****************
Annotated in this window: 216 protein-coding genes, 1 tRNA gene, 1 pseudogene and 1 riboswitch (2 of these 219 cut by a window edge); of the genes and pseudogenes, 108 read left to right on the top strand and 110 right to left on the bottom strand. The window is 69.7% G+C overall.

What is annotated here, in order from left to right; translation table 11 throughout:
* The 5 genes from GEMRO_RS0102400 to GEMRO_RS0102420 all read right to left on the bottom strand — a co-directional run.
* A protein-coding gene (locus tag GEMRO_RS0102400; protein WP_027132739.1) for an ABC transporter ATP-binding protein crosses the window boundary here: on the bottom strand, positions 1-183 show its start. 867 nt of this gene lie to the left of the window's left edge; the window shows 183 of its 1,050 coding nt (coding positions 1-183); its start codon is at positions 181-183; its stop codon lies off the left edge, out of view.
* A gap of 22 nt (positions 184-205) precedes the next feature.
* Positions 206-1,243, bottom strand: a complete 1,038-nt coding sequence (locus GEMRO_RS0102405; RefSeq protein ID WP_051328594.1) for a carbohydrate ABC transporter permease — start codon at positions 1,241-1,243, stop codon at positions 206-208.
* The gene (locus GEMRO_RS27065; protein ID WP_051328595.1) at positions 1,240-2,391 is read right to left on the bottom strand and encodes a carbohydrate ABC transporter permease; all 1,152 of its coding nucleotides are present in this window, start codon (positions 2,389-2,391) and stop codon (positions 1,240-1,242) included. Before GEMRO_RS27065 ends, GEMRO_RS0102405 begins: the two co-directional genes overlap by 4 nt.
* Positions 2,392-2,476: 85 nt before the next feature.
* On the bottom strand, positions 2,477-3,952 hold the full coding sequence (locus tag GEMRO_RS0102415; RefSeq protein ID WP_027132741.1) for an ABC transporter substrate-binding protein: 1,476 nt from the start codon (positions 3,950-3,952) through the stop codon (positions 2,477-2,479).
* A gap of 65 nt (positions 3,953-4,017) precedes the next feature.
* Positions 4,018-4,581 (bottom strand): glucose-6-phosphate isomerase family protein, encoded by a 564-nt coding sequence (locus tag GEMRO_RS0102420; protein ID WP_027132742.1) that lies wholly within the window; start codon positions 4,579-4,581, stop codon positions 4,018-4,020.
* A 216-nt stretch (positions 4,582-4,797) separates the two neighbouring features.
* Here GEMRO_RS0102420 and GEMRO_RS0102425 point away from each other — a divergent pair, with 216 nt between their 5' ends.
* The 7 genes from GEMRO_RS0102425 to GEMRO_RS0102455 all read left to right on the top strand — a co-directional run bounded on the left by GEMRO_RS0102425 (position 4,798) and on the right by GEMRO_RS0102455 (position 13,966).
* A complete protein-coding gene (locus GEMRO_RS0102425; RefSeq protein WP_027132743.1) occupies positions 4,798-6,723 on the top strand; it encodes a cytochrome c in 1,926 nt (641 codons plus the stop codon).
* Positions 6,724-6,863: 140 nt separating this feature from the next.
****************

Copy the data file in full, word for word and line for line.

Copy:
Annotated in this window: 216 protein-coding genes, 1 tRNA gene, 1 pseudogene and 1 riboswitch (2 of these 219 cut by a window edge); of the genes and pseudogenes, 108 read left to right on the top strand and 110 right to left on the bottom strand. The window is 69.7% G+C overall.

What is annotated here, in order from left to right; translation table 11 throughout:
* The 5 genes from GEMRO_RS0102400 to GEMRO_RS0102420 all read right to left on the bottom strand — a co-directional run.
* A protein-coding gene (locus tag GEMRO_RS0102400; protein WP_027132739.1) for an ABC transporter ATP-binding protein crosses the window boundary here: on the bottom strand, positions 1-183 show its start. 867 nt of this gene lie to the left of the window's left edge; the window shows 183 of its 1,050 coding nt (coding positions 1-183); its start codon is at positions 181-183; its stop codon lies off the left edge, out of view.
* A gap of 22 nt (positions 184-205) precedes the next feature.
* Positions 206-1,243, bottom strand: a complete 1,038-nt coding sequence (locus GEMRO_RS0102405; RefSeq protein ID WP_051328594.1) for a carbohydrate ABC transporter permease — start codon at positions 1,241-1,243, stop codon at positions 206-208.
* The gene (locus GEMRO_RS27065; protein ID WP_051328595.1) at positions 1,240-2,391 is read right to left on the bottom strand and encodes a carbohydrate ABC transporter permease; all 1,152 of its coding nucleotides are present in this window, start codon (positions 2,389-2,391) and stop codon (positions 1,240-1,242) included. Before GEMRO_RS27065 ends, GEMRO_RS0102405 begins: the two co-directional genes overlap by 4 nt.
* Positions 2,392-2,476: 85 nt before the next feature.
* On the bottom strand, positions 2,477-3,952 hold the full coding sequence (locus tag GEMRO_RS0102415; RefSeq protein ID WP_027132741.1) for an ABC transporter substrate-binding protein: 1,476 nt from the start codon (positions 3,950-3,952) through the stop codon (positions 2,477-2,479).
* A gap of 65 nt (positions 3,953-4,017) precedes the next feature.
* Positions 4,018-4,581 (bottom strand): glucose-6-phosphate isomerase family protein, encoded by a 564-nt coding sequence (locus tag GEMRO_RS0102420; protein ID WP_027132742.1) that lies wholly within the window; start codon positions 4,579-4,581, stop codon positions 4,018-4,020.
* A 216-nt stretch (positions 4,582-4,797) separates the two neighbouring features.
* Here GEMRO_RS0102420 and GEMRO_RS0102425 point away from each other — a divergent pair, with 216 nt between their 5' ends.
* The 7 genes from GEMRO_RS0102425 to GEMRO_RS0102455 all read left to right on the top strand — a co-directional run bounded on the left by GEMRO_RS0102425 (position 4,798) and on the right by GEMRO_RS0102455 (position 13,966).
* A complete protein-coding gene (locus GEMRO_RS0102425; RefSeq protein WP_027132743.1) occupies positions 4,798-6,723 on the top strand; it encodes a cytochrome c in 1,926 nt (641 codons plus the stop codon).
* Positions 6,724-6,863: 140 nt separating this feature from the next.